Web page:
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Cold-adapted β-galactosidase from the Antarctic psychrophile Pseudoalteromonas haloplanktis
Hoyoux, A.; Jennes, I.; Dubois, P.; Genicot, S.; Dubail, F.; François, J.-M.; Baise, E.; Feller, G.; Gerday, C. (2001). Cold-adapted β-galactosidase from the Antarctic psychrophile Pseudoalteromonas haloplanktis. Appl. Environ. Microbiol. 67(4): 1529-1535. dx.doi.org/10.1128/AEM.67.4.1529-1535.2001
In: Applied and Environmental Microbiology. American Society for Microbiology: Washington. ISSN 0099-2240, more
Peer reviewed article  

Available in Authors 

Keyword
    Marine

Authors  Top 
  • Hoyoux, A.
  • Jennes, I.
  • Dubois, P., more
  • Genicot, S.
  • Dubail, F.
  • François, J.-M.
  • Baise, E.
  • Feller, G., more
  • Gerday, C., more

Abstract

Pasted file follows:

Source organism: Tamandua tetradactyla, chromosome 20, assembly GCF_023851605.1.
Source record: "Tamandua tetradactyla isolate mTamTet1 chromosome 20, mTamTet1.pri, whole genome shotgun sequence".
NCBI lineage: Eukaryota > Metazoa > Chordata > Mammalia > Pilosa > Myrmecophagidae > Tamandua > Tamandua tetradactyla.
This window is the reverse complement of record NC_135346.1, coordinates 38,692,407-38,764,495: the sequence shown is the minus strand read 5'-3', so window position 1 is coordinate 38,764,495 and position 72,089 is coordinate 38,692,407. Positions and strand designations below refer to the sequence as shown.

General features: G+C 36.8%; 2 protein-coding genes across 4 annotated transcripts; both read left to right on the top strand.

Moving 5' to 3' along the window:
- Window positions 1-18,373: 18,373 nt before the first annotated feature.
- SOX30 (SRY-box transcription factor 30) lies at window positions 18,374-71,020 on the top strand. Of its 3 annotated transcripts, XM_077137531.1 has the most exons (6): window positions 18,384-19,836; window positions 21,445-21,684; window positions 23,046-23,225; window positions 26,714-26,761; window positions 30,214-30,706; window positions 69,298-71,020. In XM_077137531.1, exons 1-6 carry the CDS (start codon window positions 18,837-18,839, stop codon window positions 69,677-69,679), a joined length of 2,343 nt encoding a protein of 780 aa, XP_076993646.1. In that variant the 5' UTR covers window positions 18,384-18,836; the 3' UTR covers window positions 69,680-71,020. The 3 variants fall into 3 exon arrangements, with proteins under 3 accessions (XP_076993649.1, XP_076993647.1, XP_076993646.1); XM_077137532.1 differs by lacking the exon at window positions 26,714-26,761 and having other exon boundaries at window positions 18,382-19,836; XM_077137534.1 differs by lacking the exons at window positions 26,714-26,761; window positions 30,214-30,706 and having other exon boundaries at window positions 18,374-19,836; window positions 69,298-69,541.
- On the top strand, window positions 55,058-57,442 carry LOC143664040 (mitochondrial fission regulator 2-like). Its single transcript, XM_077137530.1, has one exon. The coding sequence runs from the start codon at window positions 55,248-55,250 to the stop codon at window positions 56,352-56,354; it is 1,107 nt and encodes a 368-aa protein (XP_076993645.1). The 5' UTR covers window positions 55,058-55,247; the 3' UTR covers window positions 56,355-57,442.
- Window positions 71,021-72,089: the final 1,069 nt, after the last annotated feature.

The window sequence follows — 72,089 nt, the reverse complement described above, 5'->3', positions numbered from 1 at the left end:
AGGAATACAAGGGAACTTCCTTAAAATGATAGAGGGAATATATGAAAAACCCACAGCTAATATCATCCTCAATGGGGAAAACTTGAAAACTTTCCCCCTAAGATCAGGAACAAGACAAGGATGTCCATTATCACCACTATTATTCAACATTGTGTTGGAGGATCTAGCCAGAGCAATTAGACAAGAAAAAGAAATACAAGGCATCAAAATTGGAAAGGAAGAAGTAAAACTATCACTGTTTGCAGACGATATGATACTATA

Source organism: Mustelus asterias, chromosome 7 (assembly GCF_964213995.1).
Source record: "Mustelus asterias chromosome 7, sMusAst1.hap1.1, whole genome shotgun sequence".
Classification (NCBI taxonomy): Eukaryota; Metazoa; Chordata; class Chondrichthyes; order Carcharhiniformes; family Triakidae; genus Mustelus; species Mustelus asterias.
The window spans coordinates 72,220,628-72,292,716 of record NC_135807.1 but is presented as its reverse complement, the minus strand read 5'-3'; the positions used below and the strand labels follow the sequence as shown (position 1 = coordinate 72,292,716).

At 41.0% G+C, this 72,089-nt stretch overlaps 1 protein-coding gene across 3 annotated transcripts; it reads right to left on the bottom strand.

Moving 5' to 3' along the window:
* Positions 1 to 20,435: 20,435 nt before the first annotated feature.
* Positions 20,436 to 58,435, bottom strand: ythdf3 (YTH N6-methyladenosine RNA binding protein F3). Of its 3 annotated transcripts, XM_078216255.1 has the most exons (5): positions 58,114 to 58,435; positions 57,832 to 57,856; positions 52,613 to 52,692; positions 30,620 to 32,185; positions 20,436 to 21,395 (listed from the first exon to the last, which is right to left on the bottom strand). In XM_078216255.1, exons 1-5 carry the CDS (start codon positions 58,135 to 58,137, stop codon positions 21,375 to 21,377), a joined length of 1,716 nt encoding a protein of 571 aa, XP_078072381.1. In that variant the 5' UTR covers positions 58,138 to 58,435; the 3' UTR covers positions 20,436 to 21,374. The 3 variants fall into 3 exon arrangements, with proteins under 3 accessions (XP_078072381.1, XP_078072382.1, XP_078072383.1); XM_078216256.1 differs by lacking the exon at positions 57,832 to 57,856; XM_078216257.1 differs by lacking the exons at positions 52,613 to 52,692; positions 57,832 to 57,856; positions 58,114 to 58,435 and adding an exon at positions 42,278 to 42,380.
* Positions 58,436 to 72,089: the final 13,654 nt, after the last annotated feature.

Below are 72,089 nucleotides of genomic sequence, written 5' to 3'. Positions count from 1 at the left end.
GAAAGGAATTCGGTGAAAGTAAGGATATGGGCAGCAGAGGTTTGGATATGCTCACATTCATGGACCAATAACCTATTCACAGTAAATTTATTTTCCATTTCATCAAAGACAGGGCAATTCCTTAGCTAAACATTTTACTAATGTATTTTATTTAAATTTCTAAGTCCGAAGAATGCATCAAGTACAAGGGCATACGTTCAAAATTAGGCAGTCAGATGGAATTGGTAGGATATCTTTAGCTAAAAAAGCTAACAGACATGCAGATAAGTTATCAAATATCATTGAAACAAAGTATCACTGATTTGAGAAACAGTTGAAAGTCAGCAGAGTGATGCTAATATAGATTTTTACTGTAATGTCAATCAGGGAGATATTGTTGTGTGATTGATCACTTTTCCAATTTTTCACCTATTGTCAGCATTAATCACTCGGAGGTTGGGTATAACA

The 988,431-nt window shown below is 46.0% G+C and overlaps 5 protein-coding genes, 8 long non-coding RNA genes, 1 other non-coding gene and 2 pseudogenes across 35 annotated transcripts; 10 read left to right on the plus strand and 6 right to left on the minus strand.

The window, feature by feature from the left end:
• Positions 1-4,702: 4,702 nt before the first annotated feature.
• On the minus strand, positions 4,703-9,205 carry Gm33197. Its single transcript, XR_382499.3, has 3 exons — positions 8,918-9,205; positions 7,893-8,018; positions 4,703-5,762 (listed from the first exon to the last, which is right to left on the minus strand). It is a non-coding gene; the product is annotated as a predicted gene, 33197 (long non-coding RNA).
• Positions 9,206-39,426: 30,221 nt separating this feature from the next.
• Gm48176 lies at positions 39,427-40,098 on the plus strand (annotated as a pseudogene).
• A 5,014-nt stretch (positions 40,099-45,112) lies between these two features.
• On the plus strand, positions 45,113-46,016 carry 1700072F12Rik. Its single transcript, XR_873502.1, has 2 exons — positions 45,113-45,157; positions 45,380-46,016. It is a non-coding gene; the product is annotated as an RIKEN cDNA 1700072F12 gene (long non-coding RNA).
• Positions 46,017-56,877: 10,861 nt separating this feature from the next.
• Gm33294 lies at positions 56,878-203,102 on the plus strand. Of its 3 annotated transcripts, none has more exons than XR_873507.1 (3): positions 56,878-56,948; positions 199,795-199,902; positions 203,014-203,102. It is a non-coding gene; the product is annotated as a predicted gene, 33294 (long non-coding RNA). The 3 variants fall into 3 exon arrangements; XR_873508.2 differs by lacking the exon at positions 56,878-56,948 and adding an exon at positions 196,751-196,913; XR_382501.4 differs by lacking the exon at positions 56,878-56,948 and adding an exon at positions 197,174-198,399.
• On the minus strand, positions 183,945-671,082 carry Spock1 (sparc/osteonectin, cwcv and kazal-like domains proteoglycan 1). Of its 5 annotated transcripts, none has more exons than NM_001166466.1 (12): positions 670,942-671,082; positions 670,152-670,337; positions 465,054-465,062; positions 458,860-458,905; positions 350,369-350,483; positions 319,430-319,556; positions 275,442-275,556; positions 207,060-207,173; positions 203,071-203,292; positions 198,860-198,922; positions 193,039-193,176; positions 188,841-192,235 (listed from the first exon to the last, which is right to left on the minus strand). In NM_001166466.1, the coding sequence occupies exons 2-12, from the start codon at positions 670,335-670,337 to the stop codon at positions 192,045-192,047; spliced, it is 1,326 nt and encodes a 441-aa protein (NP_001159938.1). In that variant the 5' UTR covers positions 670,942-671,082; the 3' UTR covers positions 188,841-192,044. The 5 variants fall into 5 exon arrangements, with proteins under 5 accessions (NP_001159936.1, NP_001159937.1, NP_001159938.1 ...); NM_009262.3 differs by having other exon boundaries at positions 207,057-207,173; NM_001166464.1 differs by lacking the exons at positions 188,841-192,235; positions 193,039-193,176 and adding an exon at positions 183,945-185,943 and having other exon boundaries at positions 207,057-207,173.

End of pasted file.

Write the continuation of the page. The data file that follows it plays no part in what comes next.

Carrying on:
The β-galactosidase from the Antarctic gram-negative bacterium Pseudoalteromonas haloplanktis TAE 79 was purified to homogeneity. The nucleotide sequence and the NH2-terminal amino acid sequence of the purified enzyme indicate that the β-galactosidase subunit is composed of 1,038 amino acids with a calculated M r of 118,068. This β-galactosidase shares structural properties with Escherichia coli β-galactosidase (comparable subunit mass, 51% amino sequence identity, conservation of amino acid residues involved in catalysis, similar optimal pH value, and requirement for divalent metal ions) but is characterized by a higher catalytic efficiency on synthetic and natural substrates and by a shift of apparent optimum activity toward low temperatures and lower thermal stability. The enzyme also differs by a higher pI (7.8) and by specific thermodynamic activation parameters. P. haloplanktis β-galactosidase was expressed in E. coli, and the recombinant enzyme displays properties identical to those of the wild-type enzyme. Heat-induced unfolding monitored by intrinsic fluorescence spectroscopy showed lower melting point values for both P. haloplanktiswild-type and recombinant β-galactosidase compared to the mesophilic enzyme. Assays of lactose hydrolysis in milk demonstrate that P. haloplanktis β-galactosidase can outperform the current commercial β-galactosidase from Kluyveromyces marxianusvar. lactis, suggesting that the cold-adapted β-galactosidase could be used to hydrolyze lactose in dairy products processed in refrigerated plants.

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